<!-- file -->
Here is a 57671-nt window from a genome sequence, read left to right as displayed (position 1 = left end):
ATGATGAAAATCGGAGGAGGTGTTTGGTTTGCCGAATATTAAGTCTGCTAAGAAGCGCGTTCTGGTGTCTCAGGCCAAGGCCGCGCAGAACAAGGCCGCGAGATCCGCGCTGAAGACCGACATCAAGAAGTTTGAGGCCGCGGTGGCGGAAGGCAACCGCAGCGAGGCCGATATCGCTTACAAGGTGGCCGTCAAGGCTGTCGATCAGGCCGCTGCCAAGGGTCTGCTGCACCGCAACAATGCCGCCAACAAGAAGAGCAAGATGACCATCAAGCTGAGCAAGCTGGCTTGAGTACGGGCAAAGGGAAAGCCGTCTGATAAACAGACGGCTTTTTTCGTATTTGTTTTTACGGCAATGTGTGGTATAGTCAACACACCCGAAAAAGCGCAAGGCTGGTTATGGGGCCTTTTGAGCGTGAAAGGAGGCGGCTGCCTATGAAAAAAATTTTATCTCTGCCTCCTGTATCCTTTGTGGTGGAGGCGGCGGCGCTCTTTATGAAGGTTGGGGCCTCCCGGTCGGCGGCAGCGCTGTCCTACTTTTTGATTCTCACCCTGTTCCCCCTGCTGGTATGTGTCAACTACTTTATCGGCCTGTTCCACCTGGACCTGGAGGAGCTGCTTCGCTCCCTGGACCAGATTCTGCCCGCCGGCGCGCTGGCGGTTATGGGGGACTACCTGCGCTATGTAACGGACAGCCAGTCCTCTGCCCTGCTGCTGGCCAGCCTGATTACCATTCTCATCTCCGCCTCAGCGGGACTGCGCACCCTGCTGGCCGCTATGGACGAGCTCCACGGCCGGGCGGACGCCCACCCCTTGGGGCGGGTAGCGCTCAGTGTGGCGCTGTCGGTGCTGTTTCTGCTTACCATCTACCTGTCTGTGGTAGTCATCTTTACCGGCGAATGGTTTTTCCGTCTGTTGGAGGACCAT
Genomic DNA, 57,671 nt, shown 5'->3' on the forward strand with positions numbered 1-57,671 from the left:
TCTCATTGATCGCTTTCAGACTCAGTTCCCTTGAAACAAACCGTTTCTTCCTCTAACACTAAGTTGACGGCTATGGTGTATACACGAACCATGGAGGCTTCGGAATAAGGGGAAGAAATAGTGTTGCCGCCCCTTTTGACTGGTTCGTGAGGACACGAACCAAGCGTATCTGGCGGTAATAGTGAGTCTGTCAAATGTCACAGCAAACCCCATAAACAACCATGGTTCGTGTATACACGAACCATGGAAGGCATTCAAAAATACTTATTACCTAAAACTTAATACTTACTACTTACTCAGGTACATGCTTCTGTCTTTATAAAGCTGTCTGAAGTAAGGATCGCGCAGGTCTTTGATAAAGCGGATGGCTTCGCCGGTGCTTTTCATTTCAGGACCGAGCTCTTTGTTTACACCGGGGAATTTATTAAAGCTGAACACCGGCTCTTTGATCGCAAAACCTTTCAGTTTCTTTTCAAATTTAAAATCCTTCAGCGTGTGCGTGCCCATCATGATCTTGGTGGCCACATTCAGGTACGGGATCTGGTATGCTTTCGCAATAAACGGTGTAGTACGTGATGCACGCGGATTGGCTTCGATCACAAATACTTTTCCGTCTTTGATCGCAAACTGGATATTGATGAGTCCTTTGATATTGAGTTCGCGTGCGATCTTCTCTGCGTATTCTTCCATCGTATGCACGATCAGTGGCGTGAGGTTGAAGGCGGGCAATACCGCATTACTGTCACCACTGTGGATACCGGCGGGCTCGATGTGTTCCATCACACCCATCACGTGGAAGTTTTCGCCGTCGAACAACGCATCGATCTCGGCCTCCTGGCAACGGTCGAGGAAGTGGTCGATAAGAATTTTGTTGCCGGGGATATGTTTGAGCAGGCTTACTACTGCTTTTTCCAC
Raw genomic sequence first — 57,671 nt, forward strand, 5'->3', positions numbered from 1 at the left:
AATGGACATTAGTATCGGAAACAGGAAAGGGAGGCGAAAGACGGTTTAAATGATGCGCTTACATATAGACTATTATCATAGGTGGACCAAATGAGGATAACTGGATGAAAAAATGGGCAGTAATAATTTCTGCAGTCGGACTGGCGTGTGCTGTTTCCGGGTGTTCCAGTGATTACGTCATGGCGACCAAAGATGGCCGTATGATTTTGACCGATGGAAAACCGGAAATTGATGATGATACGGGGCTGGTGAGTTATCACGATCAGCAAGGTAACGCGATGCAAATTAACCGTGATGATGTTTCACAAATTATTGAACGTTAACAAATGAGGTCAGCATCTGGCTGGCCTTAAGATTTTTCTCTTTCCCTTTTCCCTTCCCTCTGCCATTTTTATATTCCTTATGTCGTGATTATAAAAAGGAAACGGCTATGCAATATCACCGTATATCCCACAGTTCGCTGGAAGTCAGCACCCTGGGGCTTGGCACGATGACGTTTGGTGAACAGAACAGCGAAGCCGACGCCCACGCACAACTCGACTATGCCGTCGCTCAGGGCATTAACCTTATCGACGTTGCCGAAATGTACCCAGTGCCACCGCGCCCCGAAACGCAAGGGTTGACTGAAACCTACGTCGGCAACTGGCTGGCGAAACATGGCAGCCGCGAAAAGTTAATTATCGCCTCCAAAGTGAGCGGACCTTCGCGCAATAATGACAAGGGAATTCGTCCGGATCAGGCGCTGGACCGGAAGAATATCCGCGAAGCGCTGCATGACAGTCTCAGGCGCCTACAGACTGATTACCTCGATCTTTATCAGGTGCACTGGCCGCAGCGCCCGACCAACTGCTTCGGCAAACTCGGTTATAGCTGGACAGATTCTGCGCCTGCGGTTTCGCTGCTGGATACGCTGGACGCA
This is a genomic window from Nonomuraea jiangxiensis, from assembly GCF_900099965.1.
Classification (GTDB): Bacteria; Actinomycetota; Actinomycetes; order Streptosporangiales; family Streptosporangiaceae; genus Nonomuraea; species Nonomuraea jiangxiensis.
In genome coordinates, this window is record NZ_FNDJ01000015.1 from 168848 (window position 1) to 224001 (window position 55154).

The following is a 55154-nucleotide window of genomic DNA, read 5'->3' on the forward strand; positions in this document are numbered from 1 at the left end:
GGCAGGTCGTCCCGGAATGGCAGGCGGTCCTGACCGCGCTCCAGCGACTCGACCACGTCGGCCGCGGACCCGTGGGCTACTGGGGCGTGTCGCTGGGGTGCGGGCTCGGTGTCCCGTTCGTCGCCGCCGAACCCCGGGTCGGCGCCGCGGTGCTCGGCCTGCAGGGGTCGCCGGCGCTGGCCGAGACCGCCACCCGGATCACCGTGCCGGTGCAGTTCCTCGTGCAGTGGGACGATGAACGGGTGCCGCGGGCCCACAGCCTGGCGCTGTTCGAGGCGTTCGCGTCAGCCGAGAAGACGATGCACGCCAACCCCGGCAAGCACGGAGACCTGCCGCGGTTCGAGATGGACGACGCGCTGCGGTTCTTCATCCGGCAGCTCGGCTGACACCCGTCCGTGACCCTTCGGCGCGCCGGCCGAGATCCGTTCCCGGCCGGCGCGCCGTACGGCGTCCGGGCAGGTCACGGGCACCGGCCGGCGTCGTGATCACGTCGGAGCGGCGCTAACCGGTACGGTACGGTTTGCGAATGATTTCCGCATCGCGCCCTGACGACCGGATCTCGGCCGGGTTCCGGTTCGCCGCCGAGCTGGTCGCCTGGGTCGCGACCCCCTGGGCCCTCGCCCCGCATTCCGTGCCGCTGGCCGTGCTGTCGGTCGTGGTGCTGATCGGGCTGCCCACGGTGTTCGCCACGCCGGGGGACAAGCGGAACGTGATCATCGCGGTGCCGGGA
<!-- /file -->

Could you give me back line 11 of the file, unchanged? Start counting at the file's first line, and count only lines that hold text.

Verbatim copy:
GGCAGGTCGTCCCGGAATGGCAGGCGGTCCTGACCGCGCTCCAGCGACTCGACCACGTCGGCCGCGGACCCGTGGGCTACTGGGGCGTGTCGCTGGGGTGCGGGCTCGGTGTCCCGTTCGTCGCCGCCGAACCCCGGGTCGGCGCCGCGGTGCTCGGCCTGCAGGGGTCGCCGGCGCTGGCCGAGACCGCCACCCGGATCACCGTGCCGGTGCAGTTCCTCGTGCAGTGGGACGATGAACGGGTGCCGCGGGCCCACAGCCTGGCGCTGTTCGAGGCGTTCGCGTCAGCCGAGAAGACGATGCACGCCAACCCCGGCAAGCACGGAGACCTGCCGCGGTTCGAGATGGACGACGCGCTGCGGTTCTTCATCCGGCAGCTCGGCTGACACCCGTCCGTGACCCTTCGGCGCGCCGGCCGAGATCCGTTCCCGGCCGGCGCGCCGTACGGCGTCCGGGCAGGTCACGGGCACCGGCCGGCGTCGTGATCACGTCGGAGCGGCGCTAACCGGTACGGTACGGTTTGCGAATGATTTCCGCATCGCGCCCTGACGACCGGATCTCGGCCGGGTTCCGGTTCGCCGCCGAGCTGGTCGCCTGGGTCGCGACCCCCTGGGCCCTCGCCCCGCATTCCGTGCCGCTGGCCGTGCTGTCGGTCGTGGTGCTGATCGGGCTGCCCACGGTGTTCGCCACGCCGGGGGACAAGCGGAACGTGATCATCGCGGTGCCGGGA